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Your Vote Is Your Voice


By Megan Williams, New York creative director

In late June 2012, when the National Urban League approached Draftfcb about creating aPSA campaign to inform the voting public about significant changes in voting laws -- specifically new Voter ID laws introduced in 22 states -- I don’t think any of us at the agency could foresee that these laws would soon be a key political issue in the 2012 Presidential Election. I certainly didn’t.
Our assignment was to create a campaign that would inform voters about new legal requirements for voter eligibility. But as my partner, copywriter Kim Healy, and I began to concept on the assignment, we quickly realized that the project ran deeper than a change in a law. To deliver a compelling campaign about voting requirements, we’d need to understand and convey the significance of voting rights in America. We needed to understand the history to effectively communicate about the present.
I grew up in Colorado, in a family deeply involved in state and local politics. My political education included classroom education on the Boston Tea Party’s “No Taxation without Representation,” Jim Crow laws of the Reconstruction South, and the women’s suffragist movement, as well as significant political debate around the dining room table. But in researching for this assignment, I was surprised to learn how many groups of Americans have experienced voter suppression in our Nation’s history: Non-landowners, the illiterate, African-Americans, Irish-Americans, Native-Americans, Catholics, women, the poor and the elderly.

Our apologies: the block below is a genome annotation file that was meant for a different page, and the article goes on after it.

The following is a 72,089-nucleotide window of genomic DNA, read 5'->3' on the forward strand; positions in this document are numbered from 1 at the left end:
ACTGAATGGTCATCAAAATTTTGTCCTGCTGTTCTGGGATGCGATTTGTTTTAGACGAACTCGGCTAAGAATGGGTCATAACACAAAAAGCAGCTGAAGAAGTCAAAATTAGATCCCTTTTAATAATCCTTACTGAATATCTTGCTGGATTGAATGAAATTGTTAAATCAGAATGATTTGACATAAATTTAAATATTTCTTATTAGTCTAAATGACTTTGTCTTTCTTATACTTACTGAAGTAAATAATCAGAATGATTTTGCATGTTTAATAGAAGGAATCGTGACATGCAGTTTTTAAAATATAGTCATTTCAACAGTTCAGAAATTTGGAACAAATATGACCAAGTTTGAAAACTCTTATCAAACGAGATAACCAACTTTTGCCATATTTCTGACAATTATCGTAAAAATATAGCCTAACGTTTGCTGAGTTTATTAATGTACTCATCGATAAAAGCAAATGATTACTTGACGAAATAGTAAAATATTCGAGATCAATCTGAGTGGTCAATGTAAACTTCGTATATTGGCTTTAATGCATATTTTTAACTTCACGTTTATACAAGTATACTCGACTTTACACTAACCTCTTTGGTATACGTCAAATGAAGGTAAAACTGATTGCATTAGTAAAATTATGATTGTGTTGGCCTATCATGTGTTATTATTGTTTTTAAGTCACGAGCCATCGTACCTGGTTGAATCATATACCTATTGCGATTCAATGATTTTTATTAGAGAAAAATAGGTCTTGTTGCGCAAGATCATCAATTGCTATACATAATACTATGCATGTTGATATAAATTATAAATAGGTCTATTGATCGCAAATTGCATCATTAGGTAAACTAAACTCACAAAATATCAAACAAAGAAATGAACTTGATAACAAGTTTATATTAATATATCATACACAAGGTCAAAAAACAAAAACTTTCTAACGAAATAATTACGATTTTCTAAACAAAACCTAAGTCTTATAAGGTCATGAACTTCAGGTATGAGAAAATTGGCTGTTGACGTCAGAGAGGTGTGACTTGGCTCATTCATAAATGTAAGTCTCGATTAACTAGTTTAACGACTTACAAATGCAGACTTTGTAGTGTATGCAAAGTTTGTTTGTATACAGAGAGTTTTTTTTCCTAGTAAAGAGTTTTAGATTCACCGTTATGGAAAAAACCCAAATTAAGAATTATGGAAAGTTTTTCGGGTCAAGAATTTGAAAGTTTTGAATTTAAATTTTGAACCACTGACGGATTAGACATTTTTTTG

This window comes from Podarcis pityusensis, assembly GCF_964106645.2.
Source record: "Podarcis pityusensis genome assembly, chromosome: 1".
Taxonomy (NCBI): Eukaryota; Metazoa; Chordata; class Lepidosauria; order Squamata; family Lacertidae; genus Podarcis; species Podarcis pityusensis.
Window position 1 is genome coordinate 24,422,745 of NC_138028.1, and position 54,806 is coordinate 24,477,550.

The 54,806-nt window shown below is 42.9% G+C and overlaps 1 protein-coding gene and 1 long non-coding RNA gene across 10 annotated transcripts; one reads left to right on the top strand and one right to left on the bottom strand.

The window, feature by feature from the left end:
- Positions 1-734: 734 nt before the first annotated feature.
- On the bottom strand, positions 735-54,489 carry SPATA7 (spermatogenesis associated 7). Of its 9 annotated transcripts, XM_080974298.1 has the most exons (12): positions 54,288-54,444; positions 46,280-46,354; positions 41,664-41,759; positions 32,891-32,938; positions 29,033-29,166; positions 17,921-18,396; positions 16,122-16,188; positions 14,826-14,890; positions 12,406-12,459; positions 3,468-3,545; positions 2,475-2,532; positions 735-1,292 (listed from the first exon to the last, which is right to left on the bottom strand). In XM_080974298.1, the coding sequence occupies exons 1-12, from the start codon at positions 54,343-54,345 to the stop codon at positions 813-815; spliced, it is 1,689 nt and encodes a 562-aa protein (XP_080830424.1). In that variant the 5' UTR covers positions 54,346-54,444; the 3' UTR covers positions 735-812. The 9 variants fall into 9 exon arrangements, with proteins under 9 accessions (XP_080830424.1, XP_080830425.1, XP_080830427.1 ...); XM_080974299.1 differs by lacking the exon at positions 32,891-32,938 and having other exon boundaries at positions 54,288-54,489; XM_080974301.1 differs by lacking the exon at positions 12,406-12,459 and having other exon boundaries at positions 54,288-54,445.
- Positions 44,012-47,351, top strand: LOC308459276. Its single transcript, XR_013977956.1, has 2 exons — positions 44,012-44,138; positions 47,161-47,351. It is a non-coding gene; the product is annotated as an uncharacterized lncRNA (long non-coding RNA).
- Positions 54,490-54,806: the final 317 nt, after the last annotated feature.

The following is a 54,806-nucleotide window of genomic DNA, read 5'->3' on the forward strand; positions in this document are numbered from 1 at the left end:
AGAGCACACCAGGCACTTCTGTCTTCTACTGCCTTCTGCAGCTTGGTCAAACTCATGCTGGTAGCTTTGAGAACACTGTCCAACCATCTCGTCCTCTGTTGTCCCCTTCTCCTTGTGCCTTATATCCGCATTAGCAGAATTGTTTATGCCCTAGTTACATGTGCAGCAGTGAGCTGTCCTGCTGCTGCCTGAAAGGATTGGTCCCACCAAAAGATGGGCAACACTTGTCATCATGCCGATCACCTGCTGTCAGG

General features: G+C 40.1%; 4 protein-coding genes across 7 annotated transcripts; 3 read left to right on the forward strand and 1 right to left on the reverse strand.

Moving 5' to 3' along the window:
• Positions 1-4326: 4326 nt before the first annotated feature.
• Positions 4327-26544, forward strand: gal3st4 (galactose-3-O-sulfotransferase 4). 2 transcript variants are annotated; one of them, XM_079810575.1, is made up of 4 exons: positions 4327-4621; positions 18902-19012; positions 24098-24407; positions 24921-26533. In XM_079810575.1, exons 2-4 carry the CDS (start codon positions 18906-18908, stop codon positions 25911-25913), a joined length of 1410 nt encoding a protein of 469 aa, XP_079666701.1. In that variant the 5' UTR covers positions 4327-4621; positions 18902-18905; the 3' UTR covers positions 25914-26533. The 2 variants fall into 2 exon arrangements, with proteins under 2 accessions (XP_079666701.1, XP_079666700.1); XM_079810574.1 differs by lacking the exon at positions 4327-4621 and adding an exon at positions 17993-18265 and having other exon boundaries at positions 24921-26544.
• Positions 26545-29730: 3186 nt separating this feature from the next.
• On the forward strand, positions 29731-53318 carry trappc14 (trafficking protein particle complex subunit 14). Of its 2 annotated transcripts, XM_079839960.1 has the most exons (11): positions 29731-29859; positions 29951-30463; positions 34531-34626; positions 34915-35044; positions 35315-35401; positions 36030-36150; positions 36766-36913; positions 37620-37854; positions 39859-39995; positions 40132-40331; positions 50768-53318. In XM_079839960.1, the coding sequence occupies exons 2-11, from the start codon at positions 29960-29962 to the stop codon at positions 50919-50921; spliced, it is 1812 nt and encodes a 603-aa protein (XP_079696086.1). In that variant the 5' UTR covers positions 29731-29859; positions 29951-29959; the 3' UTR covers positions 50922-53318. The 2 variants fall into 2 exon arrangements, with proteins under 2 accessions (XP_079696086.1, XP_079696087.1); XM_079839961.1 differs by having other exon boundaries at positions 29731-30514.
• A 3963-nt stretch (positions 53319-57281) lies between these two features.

In addition to outright exclusion from voting, influencing election outcomes has also occurred throughgerrymandering, voter intimidation, poll taxes as well as impeding voter registration, and through distribution of disinformation on voting procedures – including locations and times of elections.  
In my mind, these practices belonged to history books – part of America’s past – and something we, as a country, had moved beyond in the years following the Civil Rights movement, integration, affirmative action, and a broadening social acceptance of all people. But my research into the Voter ID laws introduced in many states left me with a vastly different perspective.
The new State Voter ID Laws, and the controversy that surrounds them, have quickly become a broadly discussed, and highly contested, partisan issue in the build-up to November’s election. This New York Times article onVoter ID Laws does a good job describing both sides of the heated issue.
By their own definition, our client, the National Urban League is “a historic civil rights organization dedicated to economic empowerment in order to elevate the standard of living in historically underserved urban communities.” In more common terms, the NUL dedicates its efforts to the advancement and empowerment of African-Americans and people of color, they champion our country’s underprivileged, as well as work to ensure the civil rights of all Americans. Like voting rights.
During the process of creating our campaign, what I admired and respected most about our NUL clients is that their motivation was never to influence the decision of voters, but simply to ensure each American who is eligible to vote, is able to vote. To inform those most likely affected by the changing laws: the elderly, students, the poor and yes, people of color as well, and to prepare them for the upcoming election, so that their voice may be heard.
Great men spoke out against inequality in governmental representation when our country declared its independence in 1776 with these words:
“We hold these truths to be self-evident, that all men are created equal, that they are endowed by their Creator with certain unalienable Rights, that among these are Life, Liberty and the pursuit of Happiness.”
But if it were up to me, I’d add in “and a fair fight.” If we, as Americans, genuinely believe in the principles of democracy – that everyone has a fair and equal say in the law of land - I want to believe that any elected official, regardless of political party, would relish their victory only through a fair and equal election. It’s the American way, and thankfully, the way the National Urban League strives for – a democracy for us all.